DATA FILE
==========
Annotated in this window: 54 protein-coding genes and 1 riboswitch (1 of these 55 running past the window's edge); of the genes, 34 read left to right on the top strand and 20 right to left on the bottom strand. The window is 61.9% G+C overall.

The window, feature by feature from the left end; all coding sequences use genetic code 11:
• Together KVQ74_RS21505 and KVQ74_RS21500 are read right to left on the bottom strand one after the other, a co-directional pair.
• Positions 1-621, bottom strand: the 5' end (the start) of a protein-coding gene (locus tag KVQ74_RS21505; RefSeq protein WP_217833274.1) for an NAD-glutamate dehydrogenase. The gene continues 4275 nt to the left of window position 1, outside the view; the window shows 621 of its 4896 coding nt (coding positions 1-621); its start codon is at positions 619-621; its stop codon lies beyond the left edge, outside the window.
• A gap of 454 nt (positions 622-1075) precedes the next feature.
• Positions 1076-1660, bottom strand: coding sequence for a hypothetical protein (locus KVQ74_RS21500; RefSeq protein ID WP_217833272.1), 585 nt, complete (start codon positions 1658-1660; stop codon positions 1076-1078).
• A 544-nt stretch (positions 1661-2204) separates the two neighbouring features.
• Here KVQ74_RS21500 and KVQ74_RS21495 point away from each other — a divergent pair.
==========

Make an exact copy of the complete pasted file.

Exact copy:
Annotated in this window: 54 protein-coding genes and 1 riboswitch (1 of these 55 running past the window's edge); of the genes, 34 read left to right on the top strand and 20 right to left on the bottom strand. The window is 61.9% G+C overall.

The window, feature by feature from the left end; all coding sequences use genetic code 11:
• Together KVQ74_RS21505 and KVQ74_RS21500 are read right to left on the bottom strand one after the other, a co-directional pair.
• Positions 1-621, bottom strand: the 5' end (the start) of a protein-coding gene (locus tag KVQ74_RS21505; RefSeq protein WP_217833274.1) for an NAD-glutamate dehydrogenase. The gene continues 4275 nt to the left of window position 1, outside the view; the window shows 621 of its 4896 coding nt (coding positions 1-621); its start codon is at positions 619-621; its stop codon lies beyond the left edge, outside the window.
• A gap of 454 nt (positions 622-1075) precedes the next feature.
• Positions 1076-1660, bottom strand: coding sequence for a hypothetical protein (locus KVQ74_RS21500; RefSeq protein ID WP_217833272.1), 585 nt, complete (start codon positions 1658-1660; stop codon positions 1076-1078).
• A 544-nt stretch (positions 1661-2204) separates the two neighbouring features.
• Here KVQ74_RS21500 and KVQ74_RS21495 point away from each other — a divergent pair.